Results 1 
2 of
2
Simple Fast Parallel Hashing by Oblivious Execution
 AT&T Bell Laboratories
, 1994
"... A hash table is a representation of a set in a linear size data structure that supports constanttime membership queries. We show how to construct a hash table for any given set of n keys in O(lg lg n) parallel time with high probability, using n processors on a weak version of a crcw pram. Our algo ..."
Abstract

Cited by 4 (2 self)
 Add to MetaCart
A hash table is a representation of a set in a linear size data structure that supports constanttime membership queries. We show how to construct a hash table for any given set of n keys in O(lg lg n) parallel time with high probability, using n processors on a weak version of a crcw pram. Our algorithm uses a novel approach of hashing by "oblivious execution" based on probabilistic analysis to circumvent the parity lower bound barrier at the nearlogarithmic time level. The algorithm is simple and is sketched by the following: 1. Partition the input set into buckets by a random polynomial of constant degree. 2. For t := 1 to O(lg lg n) do (a) Allocate M t memory blocks, each of size K t . (b) Let each bucket select a block at random, and try to injectively map its keys into the block using a random linear function. Buckets that fail carry on to the next iteration. The crux of the algorithm is a careful a priori selection of the parameters M t and K t . The algorithm uses only O(lg lg...
An Effective Load Balancing Policy for Geometric Decaying Algorithms
"... Parallel algorithms are often first designed as a sequence of rounds, where each round includes any number of independent constant time operations. This socalled worktime presentation is then followed by a processor scheduling implementation ona more concrete computational model. Many parallel alg ..."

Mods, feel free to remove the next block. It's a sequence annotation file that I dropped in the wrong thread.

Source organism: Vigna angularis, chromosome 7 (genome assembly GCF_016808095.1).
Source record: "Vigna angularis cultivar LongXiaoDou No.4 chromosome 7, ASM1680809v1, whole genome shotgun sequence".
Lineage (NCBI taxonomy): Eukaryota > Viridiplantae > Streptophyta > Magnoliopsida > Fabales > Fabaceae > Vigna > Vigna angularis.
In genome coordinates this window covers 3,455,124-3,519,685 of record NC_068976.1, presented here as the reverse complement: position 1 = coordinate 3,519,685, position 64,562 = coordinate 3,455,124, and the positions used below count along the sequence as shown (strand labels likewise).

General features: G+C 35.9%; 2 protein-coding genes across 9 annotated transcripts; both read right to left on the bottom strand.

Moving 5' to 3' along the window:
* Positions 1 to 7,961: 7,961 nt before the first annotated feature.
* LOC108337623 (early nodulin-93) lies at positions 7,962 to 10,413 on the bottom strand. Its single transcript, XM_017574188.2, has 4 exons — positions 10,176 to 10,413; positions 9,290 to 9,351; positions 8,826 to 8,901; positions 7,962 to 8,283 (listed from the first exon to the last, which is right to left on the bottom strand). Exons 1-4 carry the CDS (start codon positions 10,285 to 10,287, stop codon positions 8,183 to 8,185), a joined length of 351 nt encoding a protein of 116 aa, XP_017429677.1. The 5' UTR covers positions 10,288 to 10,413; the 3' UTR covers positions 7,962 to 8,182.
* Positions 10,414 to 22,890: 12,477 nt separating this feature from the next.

Abstract

Cited by 3 (3 self)
 Add to MetaCart
Parallel algorithms are often first designed as a sequence of rounds, where each round includes any number of independent constant time operations. This socalled worktime presentation is then followed by a processor scheduling implementation ona more concrete computational model. Many parallel algorithms are geometricdecaying in the sense that the sequence of work loads is upper bounded by a decreasing geometric series. A standard scheduling implementation of such algorithms consists of a repeated application of load balancing. We present a more effective, yet as simple, policy for the utilization of load balancing in geometric decaying algorithms. By making a more careful choice of when and how often load balancing should be employed, and by using a simple amortization argument, we showthat the number of required applications of load balancing should be nearlyconstant. The policy is not restricted to any particular model of parallel computation, and, up to a constant factor, it is the best possible.